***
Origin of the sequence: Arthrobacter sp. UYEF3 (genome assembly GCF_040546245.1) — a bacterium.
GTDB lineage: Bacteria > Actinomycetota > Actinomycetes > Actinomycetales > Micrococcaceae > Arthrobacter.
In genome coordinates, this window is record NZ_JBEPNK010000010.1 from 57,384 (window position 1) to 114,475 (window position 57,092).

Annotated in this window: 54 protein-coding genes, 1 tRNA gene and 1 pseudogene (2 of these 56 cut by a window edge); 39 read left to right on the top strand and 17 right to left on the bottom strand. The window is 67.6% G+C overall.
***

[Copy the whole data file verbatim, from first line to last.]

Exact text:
Origin of the sequence: Arthrobacter sp. UYEF3 (genome assembly GCF_040546245.1) — a bacterium.
GTDB lineage: Bacteria > Actinomycetota > Actinomycetes > Actinomycetales > Micrococcaceae > Arthrobacter.
In genome coordinates, this window is record NZ_JBEPNK010000010.1 from 57,384 (window position 1) to 114,475 (window position 57,092).

Annotated in this window: 54 protein-coding genes, 1 tRNA gene and 1 pseudogene (2 of these 56 cut by a window edge); 39 read left to right on the top strand and 17 right to left on the bottom strand. The window is 67.6% G+C overall.